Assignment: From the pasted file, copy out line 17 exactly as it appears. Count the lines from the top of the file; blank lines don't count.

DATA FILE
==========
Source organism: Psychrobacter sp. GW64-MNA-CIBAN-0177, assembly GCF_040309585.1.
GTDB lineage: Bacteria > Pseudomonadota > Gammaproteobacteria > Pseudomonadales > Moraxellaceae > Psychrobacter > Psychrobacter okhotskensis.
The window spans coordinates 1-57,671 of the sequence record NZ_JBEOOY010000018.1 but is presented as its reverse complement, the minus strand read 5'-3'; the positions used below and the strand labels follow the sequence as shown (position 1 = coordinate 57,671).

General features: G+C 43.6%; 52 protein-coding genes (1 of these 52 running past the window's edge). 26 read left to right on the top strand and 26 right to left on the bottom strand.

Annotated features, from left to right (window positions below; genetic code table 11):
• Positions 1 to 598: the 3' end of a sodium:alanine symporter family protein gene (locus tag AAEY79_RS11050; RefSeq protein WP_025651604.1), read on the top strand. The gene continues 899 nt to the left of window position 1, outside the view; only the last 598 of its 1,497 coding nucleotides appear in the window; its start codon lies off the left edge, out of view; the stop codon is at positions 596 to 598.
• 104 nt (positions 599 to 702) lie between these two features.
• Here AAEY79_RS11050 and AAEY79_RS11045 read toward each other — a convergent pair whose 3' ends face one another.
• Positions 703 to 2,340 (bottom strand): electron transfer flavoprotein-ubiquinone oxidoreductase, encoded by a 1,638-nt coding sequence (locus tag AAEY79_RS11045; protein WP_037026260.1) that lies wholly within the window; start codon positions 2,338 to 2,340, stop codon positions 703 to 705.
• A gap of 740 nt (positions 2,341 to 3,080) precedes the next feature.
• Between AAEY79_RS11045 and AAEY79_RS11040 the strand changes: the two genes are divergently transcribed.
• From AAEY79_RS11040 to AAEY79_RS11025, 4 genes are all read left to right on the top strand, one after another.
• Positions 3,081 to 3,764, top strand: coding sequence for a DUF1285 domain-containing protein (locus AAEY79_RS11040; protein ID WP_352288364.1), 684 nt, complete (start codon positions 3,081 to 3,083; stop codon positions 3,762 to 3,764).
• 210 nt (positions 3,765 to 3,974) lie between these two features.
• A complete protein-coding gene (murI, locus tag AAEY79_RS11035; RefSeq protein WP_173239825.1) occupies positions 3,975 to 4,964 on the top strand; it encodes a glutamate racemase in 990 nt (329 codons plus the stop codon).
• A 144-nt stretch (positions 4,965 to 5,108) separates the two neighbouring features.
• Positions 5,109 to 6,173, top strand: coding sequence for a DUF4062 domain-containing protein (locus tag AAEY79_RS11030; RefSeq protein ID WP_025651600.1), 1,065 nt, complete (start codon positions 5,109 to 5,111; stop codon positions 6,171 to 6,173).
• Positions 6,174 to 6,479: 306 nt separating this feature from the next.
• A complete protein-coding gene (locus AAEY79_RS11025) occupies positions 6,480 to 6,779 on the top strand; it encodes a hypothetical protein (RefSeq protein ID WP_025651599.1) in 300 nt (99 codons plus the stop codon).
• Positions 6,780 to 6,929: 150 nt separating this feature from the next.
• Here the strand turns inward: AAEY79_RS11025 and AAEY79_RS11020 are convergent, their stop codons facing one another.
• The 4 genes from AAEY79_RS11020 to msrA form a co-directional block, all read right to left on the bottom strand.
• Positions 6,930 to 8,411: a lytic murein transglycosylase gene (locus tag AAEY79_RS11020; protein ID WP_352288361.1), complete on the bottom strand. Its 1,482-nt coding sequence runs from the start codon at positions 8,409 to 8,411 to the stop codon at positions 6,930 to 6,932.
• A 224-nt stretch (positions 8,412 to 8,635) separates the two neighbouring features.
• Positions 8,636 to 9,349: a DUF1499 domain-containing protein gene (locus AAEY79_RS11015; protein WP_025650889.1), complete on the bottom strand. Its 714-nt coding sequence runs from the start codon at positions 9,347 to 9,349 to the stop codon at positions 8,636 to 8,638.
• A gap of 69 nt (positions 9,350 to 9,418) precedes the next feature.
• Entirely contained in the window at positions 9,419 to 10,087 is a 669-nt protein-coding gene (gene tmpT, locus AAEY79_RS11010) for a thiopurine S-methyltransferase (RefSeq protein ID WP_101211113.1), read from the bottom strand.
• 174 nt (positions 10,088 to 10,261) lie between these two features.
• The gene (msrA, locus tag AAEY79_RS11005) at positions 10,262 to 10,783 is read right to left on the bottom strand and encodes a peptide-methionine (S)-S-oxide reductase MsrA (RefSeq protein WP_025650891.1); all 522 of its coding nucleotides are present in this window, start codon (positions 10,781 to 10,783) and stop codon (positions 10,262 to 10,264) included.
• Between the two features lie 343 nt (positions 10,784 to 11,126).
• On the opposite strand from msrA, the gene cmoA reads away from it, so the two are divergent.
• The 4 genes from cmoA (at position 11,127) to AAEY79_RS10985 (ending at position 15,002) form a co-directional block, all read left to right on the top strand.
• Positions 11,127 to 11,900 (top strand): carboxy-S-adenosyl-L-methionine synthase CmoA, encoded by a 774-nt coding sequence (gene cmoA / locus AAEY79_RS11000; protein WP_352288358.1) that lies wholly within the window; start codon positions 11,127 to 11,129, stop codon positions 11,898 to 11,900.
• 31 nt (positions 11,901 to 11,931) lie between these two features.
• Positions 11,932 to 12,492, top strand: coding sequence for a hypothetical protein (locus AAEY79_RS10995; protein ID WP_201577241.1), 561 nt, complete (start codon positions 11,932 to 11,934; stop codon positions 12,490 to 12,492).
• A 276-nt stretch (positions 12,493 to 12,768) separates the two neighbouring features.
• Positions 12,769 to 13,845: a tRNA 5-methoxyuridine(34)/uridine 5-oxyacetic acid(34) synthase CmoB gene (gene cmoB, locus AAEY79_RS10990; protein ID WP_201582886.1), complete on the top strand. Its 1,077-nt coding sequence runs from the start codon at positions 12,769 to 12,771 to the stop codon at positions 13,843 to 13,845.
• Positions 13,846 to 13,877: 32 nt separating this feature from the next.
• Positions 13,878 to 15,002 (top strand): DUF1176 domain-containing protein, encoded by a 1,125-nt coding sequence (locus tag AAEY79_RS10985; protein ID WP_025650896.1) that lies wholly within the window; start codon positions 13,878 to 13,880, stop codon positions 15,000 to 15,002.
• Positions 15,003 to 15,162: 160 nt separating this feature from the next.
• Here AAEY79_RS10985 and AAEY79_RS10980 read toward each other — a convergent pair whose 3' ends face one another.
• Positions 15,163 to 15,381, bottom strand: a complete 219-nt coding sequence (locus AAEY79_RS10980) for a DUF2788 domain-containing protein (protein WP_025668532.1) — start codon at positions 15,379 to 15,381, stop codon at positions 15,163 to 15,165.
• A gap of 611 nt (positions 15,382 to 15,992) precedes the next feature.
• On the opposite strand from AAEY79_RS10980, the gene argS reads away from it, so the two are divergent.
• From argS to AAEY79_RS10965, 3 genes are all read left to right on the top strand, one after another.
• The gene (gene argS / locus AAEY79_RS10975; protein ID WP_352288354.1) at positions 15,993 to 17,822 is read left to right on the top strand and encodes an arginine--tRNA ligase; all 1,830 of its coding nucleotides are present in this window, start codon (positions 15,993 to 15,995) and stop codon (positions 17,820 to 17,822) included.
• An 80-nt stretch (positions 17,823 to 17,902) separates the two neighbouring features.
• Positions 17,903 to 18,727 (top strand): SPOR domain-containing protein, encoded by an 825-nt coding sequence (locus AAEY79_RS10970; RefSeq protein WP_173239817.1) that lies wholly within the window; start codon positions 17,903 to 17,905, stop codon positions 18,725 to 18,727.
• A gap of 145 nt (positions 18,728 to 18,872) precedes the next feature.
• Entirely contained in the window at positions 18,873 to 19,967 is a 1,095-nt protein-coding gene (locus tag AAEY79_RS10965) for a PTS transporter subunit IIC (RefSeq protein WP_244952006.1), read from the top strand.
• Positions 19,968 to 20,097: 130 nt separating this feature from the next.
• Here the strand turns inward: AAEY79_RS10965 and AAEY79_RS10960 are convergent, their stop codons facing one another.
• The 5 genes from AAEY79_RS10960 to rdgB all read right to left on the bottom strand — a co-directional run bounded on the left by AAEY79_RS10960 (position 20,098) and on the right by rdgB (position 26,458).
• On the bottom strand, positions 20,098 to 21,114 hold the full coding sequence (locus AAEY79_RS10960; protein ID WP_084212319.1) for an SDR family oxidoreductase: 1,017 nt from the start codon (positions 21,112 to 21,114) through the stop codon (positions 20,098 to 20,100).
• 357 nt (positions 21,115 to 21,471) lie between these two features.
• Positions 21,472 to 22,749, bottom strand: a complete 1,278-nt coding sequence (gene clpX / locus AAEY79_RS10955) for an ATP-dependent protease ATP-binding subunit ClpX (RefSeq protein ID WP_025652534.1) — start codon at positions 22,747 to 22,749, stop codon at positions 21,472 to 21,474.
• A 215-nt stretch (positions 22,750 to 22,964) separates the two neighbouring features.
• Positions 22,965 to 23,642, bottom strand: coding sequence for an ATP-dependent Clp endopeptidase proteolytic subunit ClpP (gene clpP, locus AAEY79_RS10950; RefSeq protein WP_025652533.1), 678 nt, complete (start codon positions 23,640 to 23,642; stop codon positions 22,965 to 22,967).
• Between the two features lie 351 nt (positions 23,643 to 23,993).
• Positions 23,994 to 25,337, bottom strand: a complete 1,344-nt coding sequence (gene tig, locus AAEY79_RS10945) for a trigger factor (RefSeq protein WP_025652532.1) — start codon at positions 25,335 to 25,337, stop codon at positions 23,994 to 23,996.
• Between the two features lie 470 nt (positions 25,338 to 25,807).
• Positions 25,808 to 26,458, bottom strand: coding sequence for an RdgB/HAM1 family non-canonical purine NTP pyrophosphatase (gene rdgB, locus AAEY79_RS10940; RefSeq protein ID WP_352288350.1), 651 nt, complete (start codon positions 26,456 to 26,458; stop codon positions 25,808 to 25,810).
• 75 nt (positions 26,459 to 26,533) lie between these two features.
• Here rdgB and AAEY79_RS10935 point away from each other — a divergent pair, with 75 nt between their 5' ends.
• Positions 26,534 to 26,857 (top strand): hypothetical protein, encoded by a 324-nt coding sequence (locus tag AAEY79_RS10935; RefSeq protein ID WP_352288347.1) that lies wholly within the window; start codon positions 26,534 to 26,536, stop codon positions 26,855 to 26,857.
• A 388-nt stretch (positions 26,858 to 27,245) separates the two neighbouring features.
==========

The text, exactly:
• Positions 5,109 to 6,173, top strand: coding sequence for a DUF4062 domain-containing protein (locus tag AAEY79_RS11030; RefSeq protein ID WP_025651600.1), 1,065 nt, complete (start codon positions 5,109 to 5,111; stop codon positions 6,171 to 6,173).